26 years after the stadium disaster: Heartbreak, disbelief and anger at Hillsborough inquests

Miltant Cover 1989 Hillsborough DisasterThe 26th anniversary of the Hillsborough stadium disaster in Sheffield, when 96 Liverpool football supporters were crushed to death, takes place on 15 April. Responsibility for this disaster rests with the South Yorkshire police chiefs and the political establishment at the time, who connived to cover up their failings and instead blamed the victims.

Tony Mulhearn, former Liverpool city councillor, and TUSC candidate in the forthcoming general election, comments on the latest revelations from the current inquests into the 96 deaths. Below, are reprinted extracts from articles in the Socialist following publication of the Independent Panel Inquiry findings in September 2012.
In December 2012, after years of campaigning by the Hillsborough disaster survivors and the victims’ families and supporters, and the publication of the Hillsborough Independent Panel’s report, the High Court quashed the “accidental deaths” verdicts of the original inquests. It ordered new ones to be held, which began on 31 March 2014.

The inquests into the Hillsborough stadium deaths are entering their second year. They have been the scene of heartbreak for the families of the victims who have been compelled to relive the horror of those appalling events.Reflecting the unprecedented levels of publicity given to the cover-up, the coroner told the jury they would have to investigate each of the 96 deaths. He added: “We shall consider the experiences and deaths of each one of those 96 individuals.”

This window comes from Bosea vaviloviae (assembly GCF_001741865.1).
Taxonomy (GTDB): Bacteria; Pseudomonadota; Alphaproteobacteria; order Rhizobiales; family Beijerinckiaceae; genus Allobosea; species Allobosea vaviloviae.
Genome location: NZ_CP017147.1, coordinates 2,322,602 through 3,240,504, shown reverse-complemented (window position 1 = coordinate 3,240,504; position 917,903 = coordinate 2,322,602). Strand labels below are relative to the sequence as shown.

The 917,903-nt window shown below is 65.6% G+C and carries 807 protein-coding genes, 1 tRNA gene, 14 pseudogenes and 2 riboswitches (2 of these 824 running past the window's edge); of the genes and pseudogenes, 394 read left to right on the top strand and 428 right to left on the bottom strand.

The human aspect of the inquest was underlined by Steve Kelly, who lost his brother Michael aged 38. He told the court: ‘In life, he was an individual. In death, he is a number. I want to remove that sequence of numbers from him. I am here today waiting to reclaim my brother.’

The callous disregard for the grief of the bereaved was endemic in the whole police operation. This was revealed by Leslie Jones and wife Doreen who had been brought the body of son Richard, 25, to identify. He said: “Doreen tried to get down to give him a cuddle. But the police officer pulled her up roughly and said: ‘Sorry, he’s the property of the coroner now, you can’t touch him’.”

Layer after layer of the cover up has been peeled back, revealing a conspiracy whose objective was to make the victims responsible for a disaster which was the result of grotesque neglect by the authorities at every level, all the way up to Margaret Thatcher. It was the former Tory Prime minister who made the infamous remark: “The police should not be seen to be responsible.”

The facts of the cover-up are in the public domain and well documented. However, in a rare revelation by a senior participant, retired chief superintendent Duckenfield, who originally claimed that the fans had forced open the gates, accepted that he had lied and that his failures were the direct cause of the deaths of 96 fans.

That the inquest is so meticulous and searching is a tribute to the courage of the families and the incredible levels of mass support from the fans and the wider population.
Hillsborough – eventually, the truth